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This week on the “Marketing Today,” podcast, Alan talks with Tim Matthews, CMO of security software company, Exabeam, and author of “The Professional Marketer”, a handbook that can teach marketers the critical skills they need to get the job done. Exabeam uses machine learning and analytics to track the complete timeline of a cyber-crime so that security teams catch criminals in the midst of their attack.

In this episode, Matthews, discusses his own journey to the marketing industry which started first in computer science and then sales. His ability to break down technical issues and simplify them was good for sales, so he scaled this skill into a successful marketing career.

Matthews believes that “you can build a good marketer” when he talks about the fundamental skills, such as curiosity and commitment, that he looks for in people as he grows his marketing team.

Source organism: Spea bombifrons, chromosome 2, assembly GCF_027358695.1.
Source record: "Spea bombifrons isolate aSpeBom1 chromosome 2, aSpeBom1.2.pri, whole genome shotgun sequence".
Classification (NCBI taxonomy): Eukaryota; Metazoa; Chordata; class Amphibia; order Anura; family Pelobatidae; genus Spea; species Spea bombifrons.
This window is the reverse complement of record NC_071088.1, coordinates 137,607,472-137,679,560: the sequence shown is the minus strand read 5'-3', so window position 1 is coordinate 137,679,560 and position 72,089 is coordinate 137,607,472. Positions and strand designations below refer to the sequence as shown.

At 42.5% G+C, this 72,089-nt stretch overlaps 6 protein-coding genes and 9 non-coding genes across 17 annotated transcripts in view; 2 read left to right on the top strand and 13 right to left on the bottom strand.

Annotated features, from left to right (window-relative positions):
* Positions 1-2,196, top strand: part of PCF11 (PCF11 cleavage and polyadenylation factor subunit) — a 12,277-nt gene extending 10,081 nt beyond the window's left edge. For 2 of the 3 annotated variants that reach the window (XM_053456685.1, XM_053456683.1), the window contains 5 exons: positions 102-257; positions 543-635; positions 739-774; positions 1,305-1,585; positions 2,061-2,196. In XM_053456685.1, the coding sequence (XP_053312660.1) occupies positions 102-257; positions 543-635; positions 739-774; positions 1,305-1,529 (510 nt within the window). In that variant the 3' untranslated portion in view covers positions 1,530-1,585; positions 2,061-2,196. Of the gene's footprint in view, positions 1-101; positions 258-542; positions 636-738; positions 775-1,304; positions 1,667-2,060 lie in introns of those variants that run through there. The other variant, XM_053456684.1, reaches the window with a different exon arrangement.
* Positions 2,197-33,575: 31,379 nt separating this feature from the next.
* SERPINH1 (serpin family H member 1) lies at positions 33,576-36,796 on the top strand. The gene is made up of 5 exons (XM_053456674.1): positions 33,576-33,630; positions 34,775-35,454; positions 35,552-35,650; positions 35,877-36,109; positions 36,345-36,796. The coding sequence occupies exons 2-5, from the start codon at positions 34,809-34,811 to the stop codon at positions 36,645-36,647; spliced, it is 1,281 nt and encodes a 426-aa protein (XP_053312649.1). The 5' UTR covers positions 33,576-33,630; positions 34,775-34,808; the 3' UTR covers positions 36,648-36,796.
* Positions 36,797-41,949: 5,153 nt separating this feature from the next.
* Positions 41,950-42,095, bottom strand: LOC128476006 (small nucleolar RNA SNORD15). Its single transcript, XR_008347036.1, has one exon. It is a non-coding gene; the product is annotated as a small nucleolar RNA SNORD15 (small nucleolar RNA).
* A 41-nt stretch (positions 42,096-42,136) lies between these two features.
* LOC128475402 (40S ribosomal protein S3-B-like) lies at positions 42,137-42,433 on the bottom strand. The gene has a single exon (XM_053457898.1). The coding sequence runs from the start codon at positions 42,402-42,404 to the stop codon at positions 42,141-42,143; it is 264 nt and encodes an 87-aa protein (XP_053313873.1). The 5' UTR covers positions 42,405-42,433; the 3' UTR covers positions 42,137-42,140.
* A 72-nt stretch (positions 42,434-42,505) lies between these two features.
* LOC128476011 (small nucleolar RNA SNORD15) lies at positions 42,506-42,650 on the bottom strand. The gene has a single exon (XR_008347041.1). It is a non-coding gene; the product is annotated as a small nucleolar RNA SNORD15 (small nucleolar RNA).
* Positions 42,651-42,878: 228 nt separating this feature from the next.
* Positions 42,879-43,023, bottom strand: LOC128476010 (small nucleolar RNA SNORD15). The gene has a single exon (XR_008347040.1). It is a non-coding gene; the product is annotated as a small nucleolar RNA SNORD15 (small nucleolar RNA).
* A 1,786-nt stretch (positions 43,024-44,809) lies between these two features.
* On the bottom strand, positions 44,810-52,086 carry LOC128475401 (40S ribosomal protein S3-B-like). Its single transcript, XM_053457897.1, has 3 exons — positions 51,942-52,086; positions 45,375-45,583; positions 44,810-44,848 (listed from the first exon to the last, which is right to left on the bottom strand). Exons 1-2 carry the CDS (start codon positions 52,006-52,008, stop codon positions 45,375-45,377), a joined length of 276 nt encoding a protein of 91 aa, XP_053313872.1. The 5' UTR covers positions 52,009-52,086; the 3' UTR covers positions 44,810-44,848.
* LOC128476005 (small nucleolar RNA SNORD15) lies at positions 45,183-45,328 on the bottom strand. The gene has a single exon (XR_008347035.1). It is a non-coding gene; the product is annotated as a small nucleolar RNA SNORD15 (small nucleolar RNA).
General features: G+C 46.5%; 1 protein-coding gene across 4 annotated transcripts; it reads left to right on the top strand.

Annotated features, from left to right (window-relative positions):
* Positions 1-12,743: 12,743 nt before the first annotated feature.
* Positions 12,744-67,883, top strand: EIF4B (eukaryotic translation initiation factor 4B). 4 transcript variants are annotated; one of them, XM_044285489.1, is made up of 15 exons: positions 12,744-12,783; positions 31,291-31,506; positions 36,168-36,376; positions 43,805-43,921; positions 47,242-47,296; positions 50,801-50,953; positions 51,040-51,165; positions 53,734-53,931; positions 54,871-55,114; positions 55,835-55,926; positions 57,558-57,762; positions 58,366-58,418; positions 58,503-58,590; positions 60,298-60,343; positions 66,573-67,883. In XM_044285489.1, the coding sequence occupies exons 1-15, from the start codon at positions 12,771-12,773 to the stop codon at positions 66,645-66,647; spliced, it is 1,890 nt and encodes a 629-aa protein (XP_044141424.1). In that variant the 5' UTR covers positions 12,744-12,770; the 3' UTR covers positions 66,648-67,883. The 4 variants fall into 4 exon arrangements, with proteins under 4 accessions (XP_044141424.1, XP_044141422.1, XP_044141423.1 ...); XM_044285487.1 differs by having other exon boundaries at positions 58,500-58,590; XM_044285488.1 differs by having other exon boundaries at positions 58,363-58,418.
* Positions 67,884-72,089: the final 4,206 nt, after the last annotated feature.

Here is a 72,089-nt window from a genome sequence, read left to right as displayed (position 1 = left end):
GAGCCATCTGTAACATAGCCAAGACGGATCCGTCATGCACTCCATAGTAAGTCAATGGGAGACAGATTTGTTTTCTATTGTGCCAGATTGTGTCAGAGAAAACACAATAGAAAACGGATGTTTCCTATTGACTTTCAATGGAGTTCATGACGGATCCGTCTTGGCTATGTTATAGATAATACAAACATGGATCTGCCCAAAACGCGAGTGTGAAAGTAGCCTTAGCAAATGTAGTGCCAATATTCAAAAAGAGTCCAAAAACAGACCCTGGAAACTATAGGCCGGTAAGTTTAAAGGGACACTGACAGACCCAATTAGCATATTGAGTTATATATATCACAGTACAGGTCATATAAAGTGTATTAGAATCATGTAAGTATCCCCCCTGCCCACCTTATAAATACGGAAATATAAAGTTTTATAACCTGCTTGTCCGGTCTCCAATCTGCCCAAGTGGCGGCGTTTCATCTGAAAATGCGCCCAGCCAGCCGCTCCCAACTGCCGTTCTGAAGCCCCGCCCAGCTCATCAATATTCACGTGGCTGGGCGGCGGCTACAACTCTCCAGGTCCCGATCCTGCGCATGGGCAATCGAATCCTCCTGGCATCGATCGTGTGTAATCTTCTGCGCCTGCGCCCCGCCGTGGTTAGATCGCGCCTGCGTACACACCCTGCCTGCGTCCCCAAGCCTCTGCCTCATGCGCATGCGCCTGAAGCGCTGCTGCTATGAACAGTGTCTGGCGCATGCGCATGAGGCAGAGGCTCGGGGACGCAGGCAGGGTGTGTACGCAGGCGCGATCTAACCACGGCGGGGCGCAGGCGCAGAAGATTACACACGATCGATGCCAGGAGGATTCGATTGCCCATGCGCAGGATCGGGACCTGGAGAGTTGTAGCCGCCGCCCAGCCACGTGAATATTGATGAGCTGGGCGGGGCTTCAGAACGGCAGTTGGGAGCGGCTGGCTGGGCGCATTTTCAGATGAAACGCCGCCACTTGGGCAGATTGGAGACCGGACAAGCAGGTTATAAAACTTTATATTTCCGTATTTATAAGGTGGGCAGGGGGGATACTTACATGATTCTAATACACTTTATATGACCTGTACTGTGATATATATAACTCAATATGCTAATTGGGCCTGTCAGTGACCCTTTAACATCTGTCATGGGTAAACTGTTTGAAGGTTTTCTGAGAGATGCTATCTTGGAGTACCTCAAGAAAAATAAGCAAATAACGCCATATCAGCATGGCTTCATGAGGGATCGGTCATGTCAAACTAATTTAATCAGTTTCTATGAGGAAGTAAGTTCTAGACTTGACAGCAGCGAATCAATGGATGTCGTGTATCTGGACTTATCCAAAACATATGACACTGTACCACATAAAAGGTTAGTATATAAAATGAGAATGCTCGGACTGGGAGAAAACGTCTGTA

Highlights from this Marketing Today conversation include:
  • Matthews says his technical background has helped him in marketing: “Good marketers really understand their products and their buyers.” [2:46]
  • Matthews encourages marketers to figure out a way to get into the field to understand what makes buyers tick: “You really don’t understand your business until you witness a sale” [3:17]
  • Matthews on what drove him to write The Professional Marketer: “I was looking for a handbook that could teach marketers the critical skills they needed to do the job.” [5:10]
  • Matthews’ handbook was inspired by a handbook given to professional chefs at the Culinary Institute of America: “They don’t teach you recipes…it teaches you fundamental skills and you put these building blocks together.” [7:10]
  • Matthews: “I would encourage anyone who is thinking of writing a book to write a book!” [7:55]
  • Matthews says it took 5 drafts to get to a finished result he was happy with: “The first draft wasn’t great.” [9:22]
  • Matthews shares his thoughts on hiring people remotely and in different regions to compete with Silicon Valley behemoths: “I’ve become more open-minded” [11:02]